Kindle Fire: Five Drool Worthy Features
A handful of reasons to get excited about Amazon's new tablet.
Amazon officially entered the crowded tablet market with Kindle Fire, a light weight, inexpensive and sexy device that is bound to be a hot seller when it debuts November 15.
Although it lacks some of the iPad 2's features, most notably a camera and microphone, there's a lot to love about this new gadget that goes far beyond its $199 MSRP. Users will have access to 17 million songs, scores of books and well over 100,000 movies and TV shows. They can also check their email and surf the web.
In fact, this scratches the surface of what Kindle Fire can do.
On that note, here's a list of things we're most excited about.
Vivid and scratch resistant touch screen
Just because Kindle Fire costs $300 less than the basic iPad doesn't mean Amazon skimped on the screen. The tablet's seven-inch multi-touch display is anti reflective, supports 16 million colors and has 169 pixels per inch.
What does this mean? All your movies, TV shows and books will look phenomenal.
In addition, the Fire's screen is scratch resistant, at least 30 times harder than plastic, but you'll want to buy a cover anyway.
Speedy processor that supports multi-tasking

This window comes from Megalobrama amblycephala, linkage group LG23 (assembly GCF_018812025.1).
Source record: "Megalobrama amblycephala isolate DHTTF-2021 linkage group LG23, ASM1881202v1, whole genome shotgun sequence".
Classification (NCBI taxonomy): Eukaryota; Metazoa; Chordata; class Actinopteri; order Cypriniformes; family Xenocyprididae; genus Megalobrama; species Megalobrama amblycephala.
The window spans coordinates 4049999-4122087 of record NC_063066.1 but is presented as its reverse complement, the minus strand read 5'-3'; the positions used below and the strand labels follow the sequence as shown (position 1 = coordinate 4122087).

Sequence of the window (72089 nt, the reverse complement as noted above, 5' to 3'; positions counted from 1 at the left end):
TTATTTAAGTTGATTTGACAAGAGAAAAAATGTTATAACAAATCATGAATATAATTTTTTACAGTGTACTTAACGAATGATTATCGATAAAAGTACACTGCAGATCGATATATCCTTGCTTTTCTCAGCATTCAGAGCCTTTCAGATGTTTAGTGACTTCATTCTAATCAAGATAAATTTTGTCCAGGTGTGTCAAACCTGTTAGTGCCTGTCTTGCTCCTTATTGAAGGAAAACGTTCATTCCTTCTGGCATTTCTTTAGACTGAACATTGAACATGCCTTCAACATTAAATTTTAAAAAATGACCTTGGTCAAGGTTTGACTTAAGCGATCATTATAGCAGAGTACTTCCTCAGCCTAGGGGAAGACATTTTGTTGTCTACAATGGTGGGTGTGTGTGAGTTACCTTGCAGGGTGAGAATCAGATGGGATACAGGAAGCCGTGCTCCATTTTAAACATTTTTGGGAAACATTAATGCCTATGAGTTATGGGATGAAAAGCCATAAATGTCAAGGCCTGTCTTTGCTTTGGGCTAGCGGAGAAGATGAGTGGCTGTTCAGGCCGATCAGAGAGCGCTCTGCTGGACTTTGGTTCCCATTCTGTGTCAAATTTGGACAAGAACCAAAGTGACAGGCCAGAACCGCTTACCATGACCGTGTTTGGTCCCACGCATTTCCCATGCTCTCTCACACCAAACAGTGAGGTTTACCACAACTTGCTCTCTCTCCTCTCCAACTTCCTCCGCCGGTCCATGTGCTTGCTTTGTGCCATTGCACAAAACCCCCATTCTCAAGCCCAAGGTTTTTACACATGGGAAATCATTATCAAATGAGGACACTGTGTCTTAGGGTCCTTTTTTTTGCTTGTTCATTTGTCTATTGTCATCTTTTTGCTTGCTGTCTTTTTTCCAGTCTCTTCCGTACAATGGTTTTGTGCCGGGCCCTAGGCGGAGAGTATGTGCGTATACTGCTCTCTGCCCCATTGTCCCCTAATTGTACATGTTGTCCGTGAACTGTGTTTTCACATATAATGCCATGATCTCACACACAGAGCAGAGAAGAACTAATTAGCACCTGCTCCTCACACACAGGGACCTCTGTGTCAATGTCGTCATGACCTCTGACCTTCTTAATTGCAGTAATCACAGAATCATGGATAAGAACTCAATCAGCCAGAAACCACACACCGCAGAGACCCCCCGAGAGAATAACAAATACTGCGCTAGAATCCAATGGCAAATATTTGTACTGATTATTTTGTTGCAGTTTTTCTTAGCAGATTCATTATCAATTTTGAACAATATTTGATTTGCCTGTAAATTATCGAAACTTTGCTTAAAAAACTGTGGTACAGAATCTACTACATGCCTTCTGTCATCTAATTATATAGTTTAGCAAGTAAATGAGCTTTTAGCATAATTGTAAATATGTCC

Kindle Fire's dual core processor lets you stream music while reading a book (we can't wait for this) and browse the Internet while downloading a video.
In other words, it'll have no problem running Angry Birds, Cut the Rope and hundreds of games.
Instead of using Google Chrome, Amazon custom built its own web browser. Meet Amazon Silk, cloud-accelerated software that helps load pages significantly faster. Even better, it supports Flash.
Free cloud storage
Kindle Fire comes with 8GB of internal memory. Yes, that pales in comparison to the competition, but Amazon partially solves this handicap with cloud storage that gives you a virtual space to store all of your content, which is available to stream at your command.
Already a hit on the Kindle e-readers, Amazon extended its Whispersync tech to video, letting you watch a movie on TV, pause and then pick up where you left off on Kindle Fire.